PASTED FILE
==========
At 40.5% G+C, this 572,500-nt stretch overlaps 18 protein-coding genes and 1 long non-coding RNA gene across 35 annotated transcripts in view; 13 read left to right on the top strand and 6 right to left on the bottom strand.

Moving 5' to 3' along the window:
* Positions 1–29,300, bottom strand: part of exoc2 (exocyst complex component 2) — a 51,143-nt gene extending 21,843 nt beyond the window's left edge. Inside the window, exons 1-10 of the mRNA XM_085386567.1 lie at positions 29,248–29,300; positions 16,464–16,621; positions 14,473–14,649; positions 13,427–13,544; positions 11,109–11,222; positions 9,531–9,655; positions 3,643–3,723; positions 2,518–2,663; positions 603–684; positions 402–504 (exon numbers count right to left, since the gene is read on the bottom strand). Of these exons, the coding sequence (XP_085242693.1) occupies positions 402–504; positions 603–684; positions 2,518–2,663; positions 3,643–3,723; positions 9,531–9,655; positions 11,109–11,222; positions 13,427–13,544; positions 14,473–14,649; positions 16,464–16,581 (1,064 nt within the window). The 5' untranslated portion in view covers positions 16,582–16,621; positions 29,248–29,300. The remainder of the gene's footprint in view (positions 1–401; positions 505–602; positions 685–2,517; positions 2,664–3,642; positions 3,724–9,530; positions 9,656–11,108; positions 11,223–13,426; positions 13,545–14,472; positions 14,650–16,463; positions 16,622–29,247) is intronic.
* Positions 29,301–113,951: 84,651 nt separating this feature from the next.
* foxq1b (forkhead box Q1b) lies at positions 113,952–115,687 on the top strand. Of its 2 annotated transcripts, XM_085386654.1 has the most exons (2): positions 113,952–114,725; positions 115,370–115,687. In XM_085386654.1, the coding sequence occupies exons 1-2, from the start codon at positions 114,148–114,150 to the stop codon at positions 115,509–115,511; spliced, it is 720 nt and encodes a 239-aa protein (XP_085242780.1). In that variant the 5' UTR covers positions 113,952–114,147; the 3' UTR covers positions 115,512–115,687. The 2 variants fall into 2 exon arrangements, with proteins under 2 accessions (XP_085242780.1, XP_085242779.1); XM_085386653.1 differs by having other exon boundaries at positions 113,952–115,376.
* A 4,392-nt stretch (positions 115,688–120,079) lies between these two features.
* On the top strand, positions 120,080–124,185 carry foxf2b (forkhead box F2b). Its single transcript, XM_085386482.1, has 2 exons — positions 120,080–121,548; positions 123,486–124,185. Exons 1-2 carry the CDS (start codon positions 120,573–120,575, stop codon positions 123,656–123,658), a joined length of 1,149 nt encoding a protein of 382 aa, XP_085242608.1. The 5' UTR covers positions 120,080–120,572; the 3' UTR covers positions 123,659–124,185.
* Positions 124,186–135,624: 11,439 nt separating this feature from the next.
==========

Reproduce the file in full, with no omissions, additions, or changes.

At 40.5% G+C, this 572,500-nt stretch overlaps 18 protein-coding genes and 1 long non-coding RNA gene across 35 annotated transcripts in view; 13 read left to right on the top strand and 6 right to left on the bottom strand.

Moving 5' to 3' along the window:
* Positions 1–29,300, bottom strand: part of exoc2 (exocyst complex component 2) — a 51,143-nt gene extending 21,843 nt beyond the window's left edge. Inside the window, exons 1-10 of the mRNA XM_085386567.1 lie at positions 29,248–29,300; positions 16,464–16,621; positions 14,473–14,649; positions 13,427–13,544; positions 11,109–11,222; positions 9,531–9,655; positions 3,643–3,723; positions 2,518–2,663; positions 603–684; positions 402–504 (exon numbers count right to left, since the gene is read on the bottom strand). Of these exons, the coding sequence (XP_085242693.1) occupies positions 402–504; positions 603–684; positions 2,518–2,663; positions 3,643–3,723; positions 9,531–9,655; positions 11,109–11,222; positions 13,427–13,544; positions 14,473–14,649; positions 16,464–16,581 (1,064 nt within the window). The 5' untranslated portion in view covers positions 16,582–16,621; positions 29,248–29,300. The remainder of the gene's footprint in view (positions 1–401; positions 505–602; positions 685–2,517; positions 2,664–3,642; positions 3,724–9,530; positions 9,656–11,108; positions 11,223–13,426; positions 13,545–14,472; positions 14,650–16,463; positions 16,622–29,247) is intronic.
* Positions 29,301–113,951: 84,651 nt separating this feature from the next.
* foxq1b (forkhead box Q1b) lies at positions 113,952–115,687 on the top strand. Of its 2 annotated transcripts, XM_085386654.1 has the most exons (2): positions 113,952–114,725; positions 115,370–115,687. In XM_085386654.1, the coding sequence occupies exons 1-2, from the start codon at positions 114,148–114,150 to the stop codon at positions 115,509–115,511; spliced, it is 720 nt and encodes a 239-aa protein (XP_085242780.1). In that variant the 5' UTR covers positions 113,952–114,147; the 3' UTR covers positions 115,512–115,687. The 2 variants fall into 2 exon arrangements, with proteins under 2 accessions (XP_085242780.1, XP_085242779.1); XM_085386653.1 differs by having other exon boundaries at positions 113,952–115,376.
* A 4,392-nt stretch (positions 115,688–120,079) lies between these two features.
* On the top strand, positions 120,080–124,185 carry foxf2b (forkhead box F2b). Its single transcript, XM_085386482.1, has 2 exons — positions 120,080–121,548; positions 123,486–124,185. Exons 1-2 carry the CDS (start codon positions 120,573–120,575, stop codon positions 123,656–123,658), a joined length of 1,149 nt encoding a protein of 382 aa, XP_085242608.1. The 5' UTR covers positions 120,080–120,572; the 3' UTR covers positions 123,659–124,185.
* Positions 124,186–135,624: 11,439 nt separating this feature from the next.